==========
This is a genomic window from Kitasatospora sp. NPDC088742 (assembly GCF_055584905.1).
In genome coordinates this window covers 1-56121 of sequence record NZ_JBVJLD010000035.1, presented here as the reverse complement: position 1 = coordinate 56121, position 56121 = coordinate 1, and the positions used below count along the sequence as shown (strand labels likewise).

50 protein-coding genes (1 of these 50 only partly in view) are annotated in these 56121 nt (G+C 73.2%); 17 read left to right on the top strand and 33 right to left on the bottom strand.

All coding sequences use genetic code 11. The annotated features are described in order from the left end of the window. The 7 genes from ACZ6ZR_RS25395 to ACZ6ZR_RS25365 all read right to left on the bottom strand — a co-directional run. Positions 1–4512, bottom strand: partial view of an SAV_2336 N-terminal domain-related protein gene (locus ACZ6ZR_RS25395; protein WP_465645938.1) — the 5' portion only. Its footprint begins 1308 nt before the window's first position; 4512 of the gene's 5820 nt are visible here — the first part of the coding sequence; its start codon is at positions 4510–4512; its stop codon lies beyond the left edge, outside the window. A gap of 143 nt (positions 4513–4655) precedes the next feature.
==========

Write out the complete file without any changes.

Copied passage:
This is a genomic window from Kitasatospora sp. NPDC088742 (assembly GCF_055584905.1).
In genome coordinates this window covers 1-56121 of sequence record NZ_JBVJLD010000035.1, presented here as the reverse complement: position 1 = coordinate 56121, position 56121 = coordinate 1, and the positions used below count along the sequence as shown (strand labels likewise).

50 protein-coding genes (1 of these 50 only partly in view) are annotated in these 56121 nt (G+C 73.2%); 17 read left to right on the top strand and 33 right to left on the bottom strand.

All coding sequences use genetic code 11. The annotated features are described in order from the left end of the window. The 7 genes from ACZ6ZR_RS25395 to ACZ6ZR_RS25365 all read right to left on the bottom strand — a co-directional run. Positions 1–4512, bottom strand: partial view of an SAV_2336 N-terminal domain-related protein gene (locus ACZ6ZR_RS25395; protein WP_465645938.1) — the 5' portion only. Its footprint begins 1308 nt before the window's first position; 4512 of the gene's 5820 nt are visible here — the first part of the coding sequence; its start codon is at positions 4510–4512; its stop codon lies beyond the left edge, outside the window. A gap of 143 nt (positions 4513–4655) precedes the next feature.